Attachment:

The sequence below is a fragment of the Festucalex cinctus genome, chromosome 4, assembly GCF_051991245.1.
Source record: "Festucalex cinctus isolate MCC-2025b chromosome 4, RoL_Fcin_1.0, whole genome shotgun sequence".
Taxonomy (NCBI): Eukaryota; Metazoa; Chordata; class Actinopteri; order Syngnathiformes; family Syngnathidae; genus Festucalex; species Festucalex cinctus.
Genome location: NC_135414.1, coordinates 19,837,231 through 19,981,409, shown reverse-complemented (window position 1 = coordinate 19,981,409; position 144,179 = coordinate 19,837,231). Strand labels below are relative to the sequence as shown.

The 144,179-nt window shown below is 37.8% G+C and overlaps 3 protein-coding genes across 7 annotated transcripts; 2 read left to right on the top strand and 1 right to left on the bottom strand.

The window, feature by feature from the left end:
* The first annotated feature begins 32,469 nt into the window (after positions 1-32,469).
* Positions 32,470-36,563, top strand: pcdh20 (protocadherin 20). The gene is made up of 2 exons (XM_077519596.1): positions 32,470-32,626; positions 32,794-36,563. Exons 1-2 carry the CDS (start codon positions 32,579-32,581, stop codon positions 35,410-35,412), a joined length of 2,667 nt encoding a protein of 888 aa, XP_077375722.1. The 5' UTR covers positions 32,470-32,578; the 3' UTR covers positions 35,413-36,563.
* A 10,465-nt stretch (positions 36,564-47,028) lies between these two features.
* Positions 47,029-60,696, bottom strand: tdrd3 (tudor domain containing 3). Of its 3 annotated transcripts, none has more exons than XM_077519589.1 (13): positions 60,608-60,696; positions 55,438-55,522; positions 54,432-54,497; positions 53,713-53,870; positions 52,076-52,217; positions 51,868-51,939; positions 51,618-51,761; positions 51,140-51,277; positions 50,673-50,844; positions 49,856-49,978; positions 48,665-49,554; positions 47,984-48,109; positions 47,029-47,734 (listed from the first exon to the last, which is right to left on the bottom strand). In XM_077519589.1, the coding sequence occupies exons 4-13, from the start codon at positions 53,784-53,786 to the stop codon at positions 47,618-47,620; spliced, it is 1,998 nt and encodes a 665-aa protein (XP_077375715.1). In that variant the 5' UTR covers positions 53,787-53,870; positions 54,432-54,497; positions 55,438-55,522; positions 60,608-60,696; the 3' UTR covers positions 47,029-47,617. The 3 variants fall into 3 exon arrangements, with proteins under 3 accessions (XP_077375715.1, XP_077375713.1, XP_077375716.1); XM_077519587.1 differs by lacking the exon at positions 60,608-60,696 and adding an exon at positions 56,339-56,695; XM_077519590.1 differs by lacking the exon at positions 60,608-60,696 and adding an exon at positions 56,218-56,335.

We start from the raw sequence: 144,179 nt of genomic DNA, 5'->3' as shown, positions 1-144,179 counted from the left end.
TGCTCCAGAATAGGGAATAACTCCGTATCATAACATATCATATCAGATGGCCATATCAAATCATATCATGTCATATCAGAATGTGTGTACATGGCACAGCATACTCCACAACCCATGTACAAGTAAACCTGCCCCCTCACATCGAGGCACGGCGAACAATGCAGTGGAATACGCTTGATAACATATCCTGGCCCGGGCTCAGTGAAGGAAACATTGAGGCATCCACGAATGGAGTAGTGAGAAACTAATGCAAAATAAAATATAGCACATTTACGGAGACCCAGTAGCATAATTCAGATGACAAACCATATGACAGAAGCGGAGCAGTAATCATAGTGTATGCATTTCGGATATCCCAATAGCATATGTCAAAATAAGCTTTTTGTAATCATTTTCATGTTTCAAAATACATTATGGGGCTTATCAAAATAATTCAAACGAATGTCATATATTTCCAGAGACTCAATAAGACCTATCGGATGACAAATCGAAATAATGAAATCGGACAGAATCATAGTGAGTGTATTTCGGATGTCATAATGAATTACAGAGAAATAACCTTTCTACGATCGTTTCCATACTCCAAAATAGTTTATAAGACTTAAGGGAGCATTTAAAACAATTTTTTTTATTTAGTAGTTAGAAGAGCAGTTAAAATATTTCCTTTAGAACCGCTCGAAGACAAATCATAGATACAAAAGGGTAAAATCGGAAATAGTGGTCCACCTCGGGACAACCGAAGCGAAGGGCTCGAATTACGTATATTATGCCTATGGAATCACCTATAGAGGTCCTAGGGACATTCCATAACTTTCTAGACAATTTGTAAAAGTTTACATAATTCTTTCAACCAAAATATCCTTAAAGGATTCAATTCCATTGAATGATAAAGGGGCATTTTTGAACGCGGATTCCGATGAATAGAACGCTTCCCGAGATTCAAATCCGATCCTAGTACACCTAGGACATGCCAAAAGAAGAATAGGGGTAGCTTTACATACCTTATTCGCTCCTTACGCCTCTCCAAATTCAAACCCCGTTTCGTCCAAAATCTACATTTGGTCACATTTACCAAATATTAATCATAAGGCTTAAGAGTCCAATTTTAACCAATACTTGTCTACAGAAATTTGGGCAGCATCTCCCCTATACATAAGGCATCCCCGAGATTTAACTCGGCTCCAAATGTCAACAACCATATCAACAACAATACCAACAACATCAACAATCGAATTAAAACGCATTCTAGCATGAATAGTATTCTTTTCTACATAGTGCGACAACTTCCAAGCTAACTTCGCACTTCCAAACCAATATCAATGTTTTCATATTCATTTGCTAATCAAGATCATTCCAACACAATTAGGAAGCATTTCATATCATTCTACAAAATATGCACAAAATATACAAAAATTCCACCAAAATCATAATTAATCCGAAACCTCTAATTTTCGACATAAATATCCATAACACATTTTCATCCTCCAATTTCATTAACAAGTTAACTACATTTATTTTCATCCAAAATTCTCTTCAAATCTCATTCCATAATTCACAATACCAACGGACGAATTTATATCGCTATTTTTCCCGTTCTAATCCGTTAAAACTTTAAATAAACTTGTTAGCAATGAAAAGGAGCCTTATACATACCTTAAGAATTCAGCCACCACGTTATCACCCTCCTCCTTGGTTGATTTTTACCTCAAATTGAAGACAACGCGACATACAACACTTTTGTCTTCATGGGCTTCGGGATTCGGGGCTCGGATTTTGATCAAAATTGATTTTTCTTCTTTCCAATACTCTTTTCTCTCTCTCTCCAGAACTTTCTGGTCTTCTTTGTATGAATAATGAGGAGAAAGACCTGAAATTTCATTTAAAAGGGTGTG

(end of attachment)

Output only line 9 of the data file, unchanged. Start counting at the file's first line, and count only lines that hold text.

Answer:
* A 10,465-nt stretch (positions 36,564-47,028) lies between these two features.